Sydney, March 26(IANS) - Australia captain Michael Clarke won the toss and opted to bat…
Former India coach Greg Chappell hits back at Master Blaster; Aussie says Indians only keen on retaining their place in team
Greg Chappell said he wanted Sachin Tendulkar to bat down the order during the 2007 WC Getty Images
Now, Greg Chappell has played it his way. And this time, he has targeted both Sachin Tendulkar and Sourav Ganguly without actually naming the latter.
Three months after Tendulkar launched a scathing attack on the former India coach by referring to him as a “ringmaster” in his autobiography, Playing It My Way, the Australian has returned the favour.
In an episode of ‘Cricket Legends’, aired on Fox Sports across Australia on Thursday evening, Chappell said that the reason for their fallout was him suggesting that Tendulkar bat down the order during the 2007 World Cup in the Caribbean. India, of course, were knocked out of the tournament in disastrous fashion.
Chappell said he wanted Tendulkar to bat lower for the sake of the team. That’s not all. He claimed that the ‘Master Blaster’ initially agreed to do so, but later changed his mind.
“I expected, I thought, that he would want to do what was right for the team. But he really wanted to bat where he wanted to bat and that was a real gulf between us,” Chappell said on the show.
“He preferred to open the batting … but in the World Cup in the West Indies, we needed him to bat down the order. That was where our problems were, we had other players who could bat at the top of the order. He agreed to it initially, but then he recanted and said he didn’t want to do it. I forced him to do it and, from that point onwards, he didn’t want to work with me again.
During the show, Chappell also launched a veiled attack on Ganguly without naming the former India skipper.
“The challenge for Indian cricket was and probably always will be is that it is more important (for the players) to be in the team than to be in the best team in the world,” Chappell said.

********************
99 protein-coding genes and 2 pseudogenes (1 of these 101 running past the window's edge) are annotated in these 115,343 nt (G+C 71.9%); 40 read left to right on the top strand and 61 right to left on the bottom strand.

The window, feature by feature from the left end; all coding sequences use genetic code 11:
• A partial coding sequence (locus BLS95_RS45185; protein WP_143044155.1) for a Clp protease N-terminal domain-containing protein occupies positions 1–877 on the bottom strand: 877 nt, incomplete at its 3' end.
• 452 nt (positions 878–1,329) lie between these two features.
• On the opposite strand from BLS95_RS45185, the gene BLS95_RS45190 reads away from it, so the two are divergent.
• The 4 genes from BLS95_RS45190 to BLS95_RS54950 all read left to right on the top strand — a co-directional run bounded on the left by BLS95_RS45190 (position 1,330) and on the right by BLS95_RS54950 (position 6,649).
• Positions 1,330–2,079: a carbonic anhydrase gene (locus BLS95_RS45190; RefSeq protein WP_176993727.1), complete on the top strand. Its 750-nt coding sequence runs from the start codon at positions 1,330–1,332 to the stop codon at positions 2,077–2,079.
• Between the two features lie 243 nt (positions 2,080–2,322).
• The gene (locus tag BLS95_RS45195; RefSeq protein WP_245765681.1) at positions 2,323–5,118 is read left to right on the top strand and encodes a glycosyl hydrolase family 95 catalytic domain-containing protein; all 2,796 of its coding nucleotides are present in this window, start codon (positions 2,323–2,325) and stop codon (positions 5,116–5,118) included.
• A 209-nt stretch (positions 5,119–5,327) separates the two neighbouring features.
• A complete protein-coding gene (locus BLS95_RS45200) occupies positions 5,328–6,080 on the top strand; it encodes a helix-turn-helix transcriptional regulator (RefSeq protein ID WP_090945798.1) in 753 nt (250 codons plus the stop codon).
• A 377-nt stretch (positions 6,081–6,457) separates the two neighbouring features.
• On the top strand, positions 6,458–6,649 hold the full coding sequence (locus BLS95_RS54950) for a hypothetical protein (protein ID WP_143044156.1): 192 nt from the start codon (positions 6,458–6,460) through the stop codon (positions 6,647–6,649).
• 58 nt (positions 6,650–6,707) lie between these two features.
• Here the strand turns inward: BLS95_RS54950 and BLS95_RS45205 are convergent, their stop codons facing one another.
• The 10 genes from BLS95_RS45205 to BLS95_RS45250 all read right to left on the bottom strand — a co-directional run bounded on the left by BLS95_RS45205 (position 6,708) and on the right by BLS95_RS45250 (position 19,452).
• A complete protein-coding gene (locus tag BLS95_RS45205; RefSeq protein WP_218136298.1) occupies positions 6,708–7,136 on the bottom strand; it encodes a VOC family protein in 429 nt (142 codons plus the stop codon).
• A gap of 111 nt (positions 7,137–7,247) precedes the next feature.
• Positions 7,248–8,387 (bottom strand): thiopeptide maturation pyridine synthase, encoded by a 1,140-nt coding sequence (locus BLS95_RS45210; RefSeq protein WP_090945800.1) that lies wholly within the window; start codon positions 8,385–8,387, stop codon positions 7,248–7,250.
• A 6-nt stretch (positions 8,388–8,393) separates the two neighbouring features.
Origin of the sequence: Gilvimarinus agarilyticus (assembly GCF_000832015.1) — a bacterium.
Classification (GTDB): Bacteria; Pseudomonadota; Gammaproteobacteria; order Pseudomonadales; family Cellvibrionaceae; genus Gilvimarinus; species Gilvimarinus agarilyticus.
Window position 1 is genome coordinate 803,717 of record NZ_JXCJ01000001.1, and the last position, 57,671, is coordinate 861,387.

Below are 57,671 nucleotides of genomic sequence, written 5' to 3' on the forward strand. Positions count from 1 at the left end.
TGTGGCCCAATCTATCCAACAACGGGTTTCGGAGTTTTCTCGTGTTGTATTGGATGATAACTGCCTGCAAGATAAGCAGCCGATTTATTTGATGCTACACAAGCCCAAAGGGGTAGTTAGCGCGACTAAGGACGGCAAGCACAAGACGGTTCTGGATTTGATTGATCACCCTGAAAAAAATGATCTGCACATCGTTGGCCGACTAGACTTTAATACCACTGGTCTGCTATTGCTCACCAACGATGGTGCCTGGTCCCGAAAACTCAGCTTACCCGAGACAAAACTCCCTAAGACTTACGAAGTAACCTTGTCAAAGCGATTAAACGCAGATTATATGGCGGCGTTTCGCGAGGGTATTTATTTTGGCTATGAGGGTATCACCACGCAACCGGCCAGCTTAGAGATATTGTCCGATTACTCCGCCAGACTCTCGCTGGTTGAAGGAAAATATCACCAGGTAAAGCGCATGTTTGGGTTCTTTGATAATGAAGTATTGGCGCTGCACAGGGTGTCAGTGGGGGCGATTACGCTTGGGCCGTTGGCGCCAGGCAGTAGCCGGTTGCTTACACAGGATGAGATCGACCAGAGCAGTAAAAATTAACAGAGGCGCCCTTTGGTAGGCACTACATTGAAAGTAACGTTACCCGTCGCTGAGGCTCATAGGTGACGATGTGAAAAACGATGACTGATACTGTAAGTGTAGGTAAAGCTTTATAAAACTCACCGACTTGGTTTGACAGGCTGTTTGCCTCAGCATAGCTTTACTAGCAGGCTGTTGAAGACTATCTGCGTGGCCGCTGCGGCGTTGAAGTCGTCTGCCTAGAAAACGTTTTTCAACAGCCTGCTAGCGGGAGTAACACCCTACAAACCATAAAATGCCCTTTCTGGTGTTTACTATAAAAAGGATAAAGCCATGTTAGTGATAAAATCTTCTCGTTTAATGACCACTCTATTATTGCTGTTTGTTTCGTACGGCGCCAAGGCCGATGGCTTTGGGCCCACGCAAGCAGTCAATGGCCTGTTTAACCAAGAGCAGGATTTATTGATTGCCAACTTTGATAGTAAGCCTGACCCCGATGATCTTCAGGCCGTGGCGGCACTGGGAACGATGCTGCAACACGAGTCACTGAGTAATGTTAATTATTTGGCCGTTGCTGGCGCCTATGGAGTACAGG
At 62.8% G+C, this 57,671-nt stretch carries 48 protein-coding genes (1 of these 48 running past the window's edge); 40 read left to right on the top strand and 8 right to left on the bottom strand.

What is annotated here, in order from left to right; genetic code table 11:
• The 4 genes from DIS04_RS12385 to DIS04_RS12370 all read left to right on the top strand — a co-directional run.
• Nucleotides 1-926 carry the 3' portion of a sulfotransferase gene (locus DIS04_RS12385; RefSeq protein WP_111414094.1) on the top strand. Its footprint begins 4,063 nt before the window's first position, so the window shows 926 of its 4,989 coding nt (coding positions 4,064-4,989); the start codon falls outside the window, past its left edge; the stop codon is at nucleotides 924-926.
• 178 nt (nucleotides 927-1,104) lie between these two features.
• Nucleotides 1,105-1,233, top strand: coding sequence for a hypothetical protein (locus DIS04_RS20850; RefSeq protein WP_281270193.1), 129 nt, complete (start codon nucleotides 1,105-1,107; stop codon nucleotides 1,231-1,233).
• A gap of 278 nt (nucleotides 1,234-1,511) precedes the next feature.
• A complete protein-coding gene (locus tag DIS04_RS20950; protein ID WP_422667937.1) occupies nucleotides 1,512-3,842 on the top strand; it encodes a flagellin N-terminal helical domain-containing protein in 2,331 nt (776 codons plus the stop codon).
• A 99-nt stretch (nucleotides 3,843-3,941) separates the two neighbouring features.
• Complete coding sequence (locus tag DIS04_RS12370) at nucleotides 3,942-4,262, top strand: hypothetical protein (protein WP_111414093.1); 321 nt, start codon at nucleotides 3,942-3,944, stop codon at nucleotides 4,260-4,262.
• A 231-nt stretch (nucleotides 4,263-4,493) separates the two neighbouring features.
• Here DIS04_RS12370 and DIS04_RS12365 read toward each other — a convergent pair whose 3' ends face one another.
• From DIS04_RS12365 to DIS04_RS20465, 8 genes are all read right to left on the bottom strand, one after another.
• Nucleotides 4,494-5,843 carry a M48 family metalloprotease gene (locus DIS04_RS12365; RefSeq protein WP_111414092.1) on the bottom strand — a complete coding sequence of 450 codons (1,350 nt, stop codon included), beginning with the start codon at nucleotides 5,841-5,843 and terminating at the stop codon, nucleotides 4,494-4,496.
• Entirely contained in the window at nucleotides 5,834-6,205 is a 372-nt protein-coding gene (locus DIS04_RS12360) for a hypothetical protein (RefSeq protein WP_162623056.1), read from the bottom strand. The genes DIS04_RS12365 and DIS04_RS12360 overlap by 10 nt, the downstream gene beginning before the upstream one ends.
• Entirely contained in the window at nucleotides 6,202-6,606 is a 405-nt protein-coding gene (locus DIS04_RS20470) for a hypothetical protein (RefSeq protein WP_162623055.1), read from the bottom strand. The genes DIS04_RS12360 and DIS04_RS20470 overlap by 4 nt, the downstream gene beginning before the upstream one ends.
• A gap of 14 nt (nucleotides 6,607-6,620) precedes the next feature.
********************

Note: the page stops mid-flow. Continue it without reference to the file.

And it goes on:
“Once they have been there for a while, they are quite happy just to keep their place in the side. What I was trying to encourage was for them all to continue getting better. We made changes that were quite successful but in the process it had created some problems particularly for me in relation to certain players. In the process we had dropped off a captain (Ganguly) along the way and that set a chain going. He (Ganguly) signed off on the things he needed to do to stay in the team, but then never actually did what he had promised,” Chappell added.
It may be recalled that Tendulkar had opened a can of worms by revealing in his book that Chappell wanted him to replace Rahul Dravid just before the 2007 World Cup.
The book has already sold more than half a million copies.
“Just months before the World Cup, Chappell had come to see me at home and, to my dismay, suggested that I should take over the captaincy from Rahul Dravid,” Tendulkar wrote.
“Anjali (Tendulkar’s wife), who was sitting with me, was equally shocked to hear him say that ‘together, we could control Indian cricket for years’, and that he would help me in taking over the reins of the side.
“I was surprised to hear the coach not showing the slightest amount of respect for the captain, with cricket’s biggest tournament just months away.
Tendulkar also described Chappell as a “ringmaster who imposed his ideas on the players without showing any signs of being concerned about whether they felt comfortable or not”.